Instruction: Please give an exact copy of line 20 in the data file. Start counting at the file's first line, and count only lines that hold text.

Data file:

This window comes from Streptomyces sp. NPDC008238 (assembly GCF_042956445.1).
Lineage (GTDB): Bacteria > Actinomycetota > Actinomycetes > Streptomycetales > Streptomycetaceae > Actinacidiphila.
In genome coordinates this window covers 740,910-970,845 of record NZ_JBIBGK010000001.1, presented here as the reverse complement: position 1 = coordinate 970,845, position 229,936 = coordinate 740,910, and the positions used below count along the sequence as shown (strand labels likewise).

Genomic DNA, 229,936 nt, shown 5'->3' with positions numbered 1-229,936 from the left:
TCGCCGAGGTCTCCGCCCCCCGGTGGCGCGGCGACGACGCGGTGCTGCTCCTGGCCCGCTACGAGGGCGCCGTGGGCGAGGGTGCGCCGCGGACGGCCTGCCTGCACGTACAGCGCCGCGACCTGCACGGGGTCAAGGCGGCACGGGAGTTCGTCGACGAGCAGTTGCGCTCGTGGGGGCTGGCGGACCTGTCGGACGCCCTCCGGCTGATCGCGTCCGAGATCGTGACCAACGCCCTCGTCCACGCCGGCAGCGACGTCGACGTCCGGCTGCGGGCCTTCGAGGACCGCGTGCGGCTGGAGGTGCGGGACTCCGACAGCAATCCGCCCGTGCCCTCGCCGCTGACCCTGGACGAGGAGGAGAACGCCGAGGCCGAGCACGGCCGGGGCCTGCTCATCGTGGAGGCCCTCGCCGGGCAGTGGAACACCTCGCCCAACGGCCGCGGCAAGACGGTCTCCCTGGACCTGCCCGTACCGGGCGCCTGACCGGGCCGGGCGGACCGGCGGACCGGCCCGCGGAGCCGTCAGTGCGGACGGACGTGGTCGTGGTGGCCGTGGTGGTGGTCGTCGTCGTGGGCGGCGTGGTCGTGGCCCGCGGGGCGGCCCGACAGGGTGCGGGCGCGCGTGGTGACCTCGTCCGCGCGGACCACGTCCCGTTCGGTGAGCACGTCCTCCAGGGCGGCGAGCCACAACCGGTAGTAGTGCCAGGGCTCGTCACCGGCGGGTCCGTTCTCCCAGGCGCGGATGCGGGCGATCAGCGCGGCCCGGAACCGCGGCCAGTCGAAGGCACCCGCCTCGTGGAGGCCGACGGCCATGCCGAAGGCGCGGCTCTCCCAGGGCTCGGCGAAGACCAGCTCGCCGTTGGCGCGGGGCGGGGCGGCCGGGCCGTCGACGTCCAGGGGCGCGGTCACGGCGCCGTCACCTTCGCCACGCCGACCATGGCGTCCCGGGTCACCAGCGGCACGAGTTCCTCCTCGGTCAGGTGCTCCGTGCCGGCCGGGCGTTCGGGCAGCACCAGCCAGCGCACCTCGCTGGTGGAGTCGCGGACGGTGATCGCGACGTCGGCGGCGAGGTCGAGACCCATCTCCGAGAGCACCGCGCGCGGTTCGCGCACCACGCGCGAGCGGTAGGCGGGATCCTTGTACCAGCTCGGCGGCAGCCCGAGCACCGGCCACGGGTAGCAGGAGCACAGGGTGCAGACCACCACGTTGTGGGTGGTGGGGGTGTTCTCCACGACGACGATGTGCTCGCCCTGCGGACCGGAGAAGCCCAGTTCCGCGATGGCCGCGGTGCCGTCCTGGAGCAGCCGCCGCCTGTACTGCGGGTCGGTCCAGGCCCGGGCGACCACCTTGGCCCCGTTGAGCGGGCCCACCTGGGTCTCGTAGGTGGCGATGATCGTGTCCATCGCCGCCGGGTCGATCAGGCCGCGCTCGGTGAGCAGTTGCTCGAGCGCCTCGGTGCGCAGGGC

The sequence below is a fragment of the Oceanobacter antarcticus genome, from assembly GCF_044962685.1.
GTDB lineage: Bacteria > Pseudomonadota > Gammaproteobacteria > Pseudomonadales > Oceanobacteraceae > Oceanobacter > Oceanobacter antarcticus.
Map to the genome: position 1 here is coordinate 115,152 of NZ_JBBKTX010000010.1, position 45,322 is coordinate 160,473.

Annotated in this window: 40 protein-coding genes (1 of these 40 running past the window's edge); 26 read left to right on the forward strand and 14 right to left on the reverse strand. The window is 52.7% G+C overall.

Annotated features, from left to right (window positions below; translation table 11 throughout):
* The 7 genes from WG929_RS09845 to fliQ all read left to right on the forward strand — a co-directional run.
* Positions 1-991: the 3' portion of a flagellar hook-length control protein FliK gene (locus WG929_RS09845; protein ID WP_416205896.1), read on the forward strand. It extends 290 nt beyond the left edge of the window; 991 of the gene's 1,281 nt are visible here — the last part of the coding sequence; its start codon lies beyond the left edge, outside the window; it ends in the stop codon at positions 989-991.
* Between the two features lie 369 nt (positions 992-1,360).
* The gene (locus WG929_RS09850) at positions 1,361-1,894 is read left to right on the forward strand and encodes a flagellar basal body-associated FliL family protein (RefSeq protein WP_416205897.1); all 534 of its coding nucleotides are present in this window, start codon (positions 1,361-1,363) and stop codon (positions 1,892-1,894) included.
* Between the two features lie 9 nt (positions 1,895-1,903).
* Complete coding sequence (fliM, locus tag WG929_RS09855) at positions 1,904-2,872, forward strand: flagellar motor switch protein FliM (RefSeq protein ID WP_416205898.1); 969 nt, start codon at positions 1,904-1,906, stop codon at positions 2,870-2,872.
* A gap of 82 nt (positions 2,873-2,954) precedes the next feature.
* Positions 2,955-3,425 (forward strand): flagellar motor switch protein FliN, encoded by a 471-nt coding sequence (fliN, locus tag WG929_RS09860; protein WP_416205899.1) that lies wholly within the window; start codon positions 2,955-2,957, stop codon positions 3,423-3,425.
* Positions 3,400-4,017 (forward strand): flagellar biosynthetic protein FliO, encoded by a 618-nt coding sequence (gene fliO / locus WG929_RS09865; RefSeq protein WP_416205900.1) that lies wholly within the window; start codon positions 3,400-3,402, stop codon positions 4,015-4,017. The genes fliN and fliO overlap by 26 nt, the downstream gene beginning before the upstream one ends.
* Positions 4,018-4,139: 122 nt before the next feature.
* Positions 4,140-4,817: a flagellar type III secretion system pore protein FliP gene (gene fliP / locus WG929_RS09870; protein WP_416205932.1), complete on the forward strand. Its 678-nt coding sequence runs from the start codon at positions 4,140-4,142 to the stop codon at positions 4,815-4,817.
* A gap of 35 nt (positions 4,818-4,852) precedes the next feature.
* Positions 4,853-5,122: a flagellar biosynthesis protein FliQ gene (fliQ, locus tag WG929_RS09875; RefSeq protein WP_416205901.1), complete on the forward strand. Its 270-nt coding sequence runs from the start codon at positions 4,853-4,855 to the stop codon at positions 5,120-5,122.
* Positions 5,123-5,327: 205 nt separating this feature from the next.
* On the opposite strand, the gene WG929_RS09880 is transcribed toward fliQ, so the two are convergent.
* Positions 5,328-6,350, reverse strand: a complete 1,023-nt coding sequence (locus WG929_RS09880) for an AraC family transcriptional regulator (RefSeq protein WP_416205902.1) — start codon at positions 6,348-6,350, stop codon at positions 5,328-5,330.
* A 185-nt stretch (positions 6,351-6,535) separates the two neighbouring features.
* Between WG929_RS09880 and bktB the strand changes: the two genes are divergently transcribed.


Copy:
* Positions 4,018-4,139: 122 nt before the next feature.